LEXINGTON, Ky. — Founded in 1775 and named for the site of the first battle of the American Revolution, Lexington quickly became the sophisticated “Athens of the West.” Like their Bay State counterparts, Lexingtonians prize their city’s history and gracious architecture. But the city also has a soft spot for its utilitarian past. Several restaurants have upped the dining fun factor by offering good food in quirky old locations. Here are some of the most colorful.
Designers didn’t attempt to disguise the industrial feel of the low-slung concrete garage that houses County Club. With an open kitchen and a loud soundtrack, the funky spot is serious about barbecue, using hardwoods to smoke local pork, beef, bison, and poultry. The lunchtime favorite chopped pork sandwich is served with a housemade pickle and three choices of sauce, including a mustard barbecue sauce. Sandwiches and plates $7-$12. 555 Jefferson St., 859-389-6555, www.countyclubrestaurant.com
The Village Idiot
Local products are also featured at this self-proclaimed gastropub in the circa-1825 building that held Lexington’s first Post Office. Instead of queuing for stamps, the after-work crowd lines up at the bar to peruse the craft beer choices. The quieter upstairs tables are a good place to try the kitchen’s take on a Southern classic: The Duck & Waffles plate tops a cornmeal and cheddar waffle with a buttermilk fried duck leg confit. Sandwiches and entrees $10-$23. 307 West Short St., 859-252-0099, www.lexingtonvillageidiot.com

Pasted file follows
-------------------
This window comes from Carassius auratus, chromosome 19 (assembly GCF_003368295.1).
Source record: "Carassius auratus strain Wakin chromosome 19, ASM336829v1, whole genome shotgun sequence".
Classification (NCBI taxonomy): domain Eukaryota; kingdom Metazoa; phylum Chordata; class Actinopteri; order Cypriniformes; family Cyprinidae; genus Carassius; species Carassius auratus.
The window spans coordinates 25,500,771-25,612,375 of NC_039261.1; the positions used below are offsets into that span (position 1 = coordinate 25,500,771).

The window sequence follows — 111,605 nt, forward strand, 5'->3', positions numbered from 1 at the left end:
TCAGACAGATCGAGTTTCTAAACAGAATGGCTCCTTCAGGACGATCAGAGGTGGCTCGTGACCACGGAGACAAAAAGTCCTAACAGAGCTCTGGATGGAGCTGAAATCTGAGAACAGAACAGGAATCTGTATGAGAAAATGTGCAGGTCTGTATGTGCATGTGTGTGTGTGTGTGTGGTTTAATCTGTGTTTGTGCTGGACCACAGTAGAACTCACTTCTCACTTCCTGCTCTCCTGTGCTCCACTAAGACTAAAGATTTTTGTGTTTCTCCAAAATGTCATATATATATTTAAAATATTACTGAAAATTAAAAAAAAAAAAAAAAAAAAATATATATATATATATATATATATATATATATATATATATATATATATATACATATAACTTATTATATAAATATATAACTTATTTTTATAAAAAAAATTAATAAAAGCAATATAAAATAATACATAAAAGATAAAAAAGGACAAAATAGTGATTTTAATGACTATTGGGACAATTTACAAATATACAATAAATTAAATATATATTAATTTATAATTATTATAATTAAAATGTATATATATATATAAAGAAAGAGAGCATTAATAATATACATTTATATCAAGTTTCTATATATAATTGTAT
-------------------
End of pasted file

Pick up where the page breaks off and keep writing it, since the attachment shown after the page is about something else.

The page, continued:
Coles 735 Main
Generations of Lexingtonians have enjoyed a big night out in the little brick building that houses Coles 735 Main. It was built as the Stirrup Cup in 1938 and hunt scene murals from 1949 still grace the walls. Chef Cole Arimes, a Lexington native, tempers local tradition with global flavors in dishes such as shrimp with smoked garlic grits, pickled onions, baby arugula, and truffle-infused lobster cream. Entrees $19-$33. 735 East Main St. 859-266-9000, www.coles735main.com
West Sixth Brewing
You never know whom you’ll meet at this craft brewery in an 1890s bakery building that turned out bread for a century. In addition to West Sixth, the 90,000-square-foot Breadbox houses a bike shop, an aquaponics food growing facility, artists’ studios, and a roller derby team. A piney, citrusy IPA is the company’s flagship, but brewers recently introduced a Lemongrass American Wheat beer. The bar serves only a few snacks, but food trucks often park outside on weekends. Tasting flight of five 4-ounce glasses $8. 501 West Sixth St., 859-951-6006, www.westsixth.com
Patricia Harris can be reached at email@example.com.